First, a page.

Aug 26 2022 - 7:30 PM
“Joel Rafael’s songs are filled with passion and compassion; passion for social justice and compassion for those among us who have to struggle for a place at the table of American prosperity. His voice is unmistakably his own, big, warm and strong, and a conductor for the human emotions that connect us all.” – Jackson Browne
Singer-songwriter and folk musician Joel Rafael has been writing and performing for over 50 years, beginning as a drummer with his first band, a jazz combo, in the sixth grade. In 1970s Encinitas, Joel began to play his own songs at the Blue Ridge Guitar Shop, where he also began a lifetime friendship with Eagles songwriter Jack Tempchin. Subsequently, he performed around southern California in various groups including as a duo with Rosie Flores. In the early 1980s, he found a niche in San Diego County as an opener for nationally touring acts for several local promoters, which allowed him to grow as a performer of his own original songs. Shortly after Joel recorded his first album Dharma Bums (1981) with San Diego songwriter Richard Bowen, Jesse Colin Young added him as an opener on a tour of the Southwest. In the early 1990s, with the mentoring support of Paul Rothchild, the Joel Rafael Band was born.
After releasing two albums with the Joel Rafael Band, Joel Rafael Band (1994), Old Wood Barn (1996), he was invited to join Jackson Browne’s Inside Recordings for a third album, Hopper (2000), which would end up being the band’s last. In 2002, with his daughter Jamaica Rafael on violin and guitar-player Carl Johnson, he wrote and performed the musical score, including five original songs, for Frank Galati’s adaptation of The Grapes of Wrath, in celebration of John Steinbeck’s 100th birthday. After a week of performances at the Skirball Center in Los Angeles, the live recording became part of NPR archives where it surfaces annually.
Having performed for five years at the Woody Guthrie Festival, Joel released an album of all Woody Guthrie tunes, Woodeye (2003) – which included one song for which he composed the music, and one original talking piece combined with a Woody Guthrie song. Within two years he had recorded another album of Guthrie songs, Woodyboye (2005), and this one included four additional Woody Guthrie co-writes with lyrics given to him by Woody’s daughter, Nora Guthrie.
After six years devoted to recording Woody’s songs, Joel found himself again touring the country, but this time as part of a road show of songwriters dedicated to presenting Woody Guthrie through his songs and prose. When it was time to return to his own songs, with more than an album’s worth of material, he went to Austin and put together 13 songs with a band of musicians who backed Stillwater, Oklahoma, native and Austin icon Jimmy LaFave. The resulting Thirteen Stories High (2008) introduced a new musical collaboration embracing Joel’s original work and included Steve Earle’s Rich Man’s War and Jack Hardy’s I Ought to Know.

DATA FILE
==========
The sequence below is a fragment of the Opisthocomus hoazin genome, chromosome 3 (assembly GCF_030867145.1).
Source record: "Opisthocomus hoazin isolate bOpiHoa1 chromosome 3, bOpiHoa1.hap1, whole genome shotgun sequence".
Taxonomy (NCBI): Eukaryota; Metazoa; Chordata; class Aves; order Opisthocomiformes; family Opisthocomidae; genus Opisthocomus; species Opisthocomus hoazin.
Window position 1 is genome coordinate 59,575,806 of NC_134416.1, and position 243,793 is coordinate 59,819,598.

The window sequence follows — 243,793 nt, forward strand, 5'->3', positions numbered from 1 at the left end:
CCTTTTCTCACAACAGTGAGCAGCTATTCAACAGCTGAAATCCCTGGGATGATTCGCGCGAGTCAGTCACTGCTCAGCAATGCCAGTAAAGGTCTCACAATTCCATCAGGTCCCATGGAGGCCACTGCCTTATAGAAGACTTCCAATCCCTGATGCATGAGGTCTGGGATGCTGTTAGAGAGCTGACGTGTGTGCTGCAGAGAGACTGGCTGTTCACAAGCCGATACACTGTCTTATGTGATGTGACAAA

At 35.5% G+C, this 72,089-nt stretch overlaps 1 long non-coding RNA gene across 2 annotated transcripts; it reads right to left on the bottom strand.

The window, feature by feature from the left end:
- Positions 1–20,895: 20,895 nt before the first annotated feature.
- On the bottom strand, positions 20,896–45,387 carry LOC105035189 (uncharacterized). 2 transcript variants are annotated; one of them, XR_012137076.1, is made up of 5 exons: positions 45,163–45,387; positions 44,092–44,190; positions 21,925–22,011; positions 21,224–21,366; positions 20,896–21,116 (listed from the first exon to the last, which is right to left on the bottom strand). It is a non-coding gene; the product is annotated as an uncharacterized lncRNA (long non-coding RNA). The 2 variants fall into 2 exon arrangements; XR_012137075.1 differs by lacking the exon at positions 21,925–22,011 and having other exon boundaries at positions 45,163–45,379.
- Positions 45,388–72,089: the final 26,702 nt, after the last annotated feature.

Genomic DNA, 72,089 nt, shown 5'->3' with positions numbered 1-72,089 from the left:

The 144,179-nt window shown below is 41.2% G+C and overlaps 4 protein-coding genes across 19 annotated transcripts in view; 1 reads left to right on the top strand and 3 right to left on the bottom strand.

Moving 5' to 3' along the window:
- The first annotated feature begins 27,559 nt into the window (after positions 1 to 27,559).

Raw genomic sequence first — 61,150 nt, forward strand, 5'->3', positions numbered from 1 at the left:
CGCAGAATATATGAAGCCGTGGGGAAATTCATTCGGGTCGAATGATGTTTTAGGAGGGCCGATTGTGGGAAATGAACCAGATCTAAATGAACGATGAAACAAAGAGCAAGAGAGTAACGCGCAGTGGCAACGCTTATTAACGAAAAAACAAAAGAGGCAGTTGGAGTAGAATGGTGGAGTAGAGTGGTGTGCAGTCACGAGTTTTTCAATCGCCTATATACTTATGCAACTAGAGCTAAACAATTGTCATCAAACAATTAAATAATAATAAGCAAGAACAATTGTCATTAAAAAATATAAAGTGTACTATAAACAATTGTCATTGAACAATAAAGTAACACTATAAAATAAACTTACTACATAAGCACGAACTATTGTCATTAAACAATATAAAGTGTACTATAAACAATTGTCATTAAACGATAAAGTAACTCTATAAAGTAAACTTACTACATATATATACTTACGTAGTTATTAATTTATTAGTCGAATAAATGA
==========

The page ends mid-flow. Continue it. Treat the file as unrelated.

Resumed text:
By the time he released his next album of original songs, America Come Home (2012), it was the year of Woody Guthrie’s Centennial Celebration. Two of Joel’s co-writes with Guthrie were published in Every 100 Years: The Woody Guthrie Centennial Songbook. He performed on several tribute concerts around the country presented by the Woody Guthrie Archives in partnership with the Grammy Museum; the most notable, the final 2012 show at the Kennedy Center for Performing Arts in Washington, D.C., was filmed for television.
As a solo performer and with his band, Joel has opened shows and shared stages with artists including Emmylou Harris, Jackson Browne, Joan Baez, John Lee Hooker, Arlo Guthrie, Bonnie Raitt, John Trudell, Laura Nyro, Kris Kristofferson, Dar Williams, Ramblin’ Jack Elliot, Odetta, and Taj Mahal.
In 2015, Joel released a ninth album, Baladista, delivering ten essential ballads that embrace and celebrate the human spirit and reflect the half-century journey of an American songwriter.
Rose Avenue (2019), Joel’s latest work, gracefully defines him and his contribution to the American canon. The ten-song masterpiece includes nine originals that reflect the honest accounting of a man in his 70th year, with a lifetime’s insight into the songs he writes; as well as a full measure of gratitude for what has been, and what lies ahead.
Dana Cooper moved to LA at age 20 with a record deal with Elektra Records, where he recorded his first album with members of “The Section” Russ Kunkel and Leleand Sklar, as well as other luminary players Jim Horn, Al Perkins, Jim Gordon, Joe Osborne, and Lee Holdridge. This album still wins accolades today and was recently reissued on the Warner/Japan label. After several years in California and a year recording in Seattle, Cooper moved to Texas where he wrote and performed with Shake Russell. They released several independent albums and one album for Southcoast/MCA.
Dana formed his own experimental bands, DC3 and Nuclear Family, and released his first solo project Complicated Stuff. In 1988 he moved to Nashville to pursue his songwriting career collaborating with other songwriters. His years as a troubadour is measured by his impressive 28 albums and numerous awards. Dana’s songs have been recorded by a variety of artists such as bluegrass singer Claire Lynch, Irish vocalist Maura O’Connell, Nashville songbird Jonell Mosser, as well as songwriters Pierce Pettis and Susan Werner. His incredible catalogue and musical sensibilities have led to endorsements from AirPlay Direct and Elixir Strings.
Touring behind his new CD I Can Face the Truth, Dana faces hard truths head on with humor and heartfelt expression.